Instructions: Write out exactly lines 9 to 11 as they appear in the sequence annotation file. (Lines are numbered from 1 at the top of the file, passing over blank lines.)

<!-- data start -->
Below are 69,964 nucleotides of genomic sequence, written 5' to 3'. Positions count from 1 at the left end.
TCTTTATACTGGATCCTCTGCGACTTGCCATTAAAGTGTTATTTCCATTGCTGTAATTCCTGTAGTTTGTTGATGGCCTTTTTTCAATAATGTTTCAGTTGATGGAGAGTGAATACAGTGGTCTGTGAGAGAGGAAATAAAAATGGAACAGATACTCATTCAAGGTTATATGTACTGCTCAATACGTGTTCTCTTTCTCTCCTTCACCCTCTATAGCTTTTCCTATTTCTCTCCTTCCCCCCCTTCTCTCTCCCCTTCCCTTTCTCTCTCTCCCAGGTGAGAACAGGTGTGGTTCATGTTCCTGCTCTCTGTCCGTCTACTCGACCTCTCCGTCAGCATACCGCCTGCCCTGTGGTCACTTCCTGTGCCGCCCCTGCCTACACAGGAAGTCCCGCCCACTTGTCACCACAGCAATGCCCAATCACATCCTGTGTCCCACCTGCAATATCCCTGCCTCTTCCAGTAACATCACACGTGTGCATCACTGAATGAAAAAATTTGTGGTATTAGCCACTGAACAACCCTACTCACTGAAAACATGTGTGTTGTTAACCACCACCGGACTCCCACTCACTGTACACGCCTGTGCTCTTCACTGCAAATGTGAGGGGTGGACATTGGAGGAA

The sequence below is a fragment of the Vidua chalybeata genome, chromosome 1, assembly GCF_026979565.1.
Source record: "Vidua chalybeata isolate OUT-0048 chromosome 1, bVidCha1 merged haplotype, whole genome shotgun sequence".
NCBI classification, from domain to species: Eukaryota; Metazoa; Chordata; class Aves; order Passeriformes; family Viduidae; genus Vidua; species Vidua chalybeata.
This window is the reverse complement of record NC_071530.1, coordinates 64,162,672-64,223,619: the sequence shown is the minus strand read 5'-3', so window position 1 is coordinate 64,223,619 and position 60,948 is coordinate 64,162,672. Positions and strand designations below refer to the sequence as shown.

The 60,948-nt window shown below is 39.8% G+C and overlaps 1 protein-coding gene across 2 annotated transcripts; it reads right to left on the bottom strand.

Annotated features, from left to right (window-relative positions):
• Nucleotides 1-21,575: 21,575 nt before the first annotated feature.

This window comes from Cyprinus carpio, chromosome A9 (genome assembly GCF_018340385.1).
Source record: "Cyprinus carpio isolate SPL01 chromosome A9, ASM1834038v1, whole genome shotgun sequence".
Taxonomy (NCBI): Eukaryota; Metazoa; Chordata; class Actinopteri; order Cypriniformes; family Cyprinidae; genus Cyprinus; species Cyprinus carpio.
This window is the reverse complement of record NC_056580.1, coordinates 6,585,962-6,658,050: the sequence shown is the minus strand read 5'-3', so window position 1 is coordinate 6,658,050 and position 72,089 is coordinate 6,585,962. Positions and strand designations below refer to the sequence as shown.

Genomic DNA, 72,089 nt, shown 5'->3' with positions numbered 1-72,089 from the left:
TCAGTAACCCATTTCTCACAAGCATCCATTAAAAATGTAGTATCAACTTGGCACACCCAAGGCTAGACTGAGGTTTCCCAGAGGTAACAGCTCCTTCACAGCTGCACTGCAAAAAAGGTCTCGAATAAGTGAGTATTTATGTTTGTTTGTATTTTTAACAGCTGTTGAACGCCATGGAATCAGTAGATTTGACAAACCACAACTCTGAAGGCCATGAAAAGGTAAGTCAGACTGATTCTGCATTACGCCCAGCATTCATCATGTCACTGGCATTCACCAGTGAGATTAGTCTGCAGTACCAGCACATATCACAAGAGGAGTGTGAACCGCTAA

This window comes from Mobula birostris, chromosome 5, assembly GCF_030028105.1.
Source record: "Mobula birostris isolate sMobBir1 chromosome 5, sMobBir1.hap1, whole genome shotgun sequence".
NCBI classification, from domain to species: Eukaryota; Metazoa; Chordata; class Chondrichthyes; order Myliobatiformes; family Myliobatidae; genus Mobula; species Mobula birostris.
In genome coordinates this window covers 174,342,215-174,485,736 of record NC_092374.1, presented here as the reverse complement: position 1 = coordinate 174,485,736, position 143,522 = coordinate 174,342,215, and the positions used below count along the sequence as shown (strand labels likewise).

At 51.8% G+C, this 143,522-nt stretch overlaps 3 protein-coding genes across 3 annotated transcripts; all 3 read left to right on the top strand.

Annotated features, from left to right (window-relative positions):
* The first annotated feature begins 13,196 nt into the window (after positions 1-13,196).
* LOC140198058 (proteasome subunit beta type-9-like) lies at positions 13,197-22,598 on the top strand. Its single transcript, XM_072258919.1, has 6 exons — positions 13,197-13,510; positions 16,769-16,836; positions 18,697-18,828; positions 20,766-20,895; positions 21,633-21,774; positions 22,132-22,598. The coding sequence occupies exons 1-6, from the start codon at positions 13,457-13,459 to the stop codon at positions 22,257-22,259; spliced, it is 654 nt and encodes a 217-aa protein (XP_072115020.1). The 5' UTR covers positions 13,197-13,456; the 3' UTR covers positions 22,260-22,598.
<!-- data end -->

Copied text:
• Nucleotides 1-21,575: 21,575 nt before the first annotated feature.

This window comes from Cyprinus carpio, chromosome A9 (genome assembly GCF_018340385.1).
Source record: "Cyprinus carpio isolate SPL01 chromosome A9, ASM1834038v1, whole genome shotgun sequence".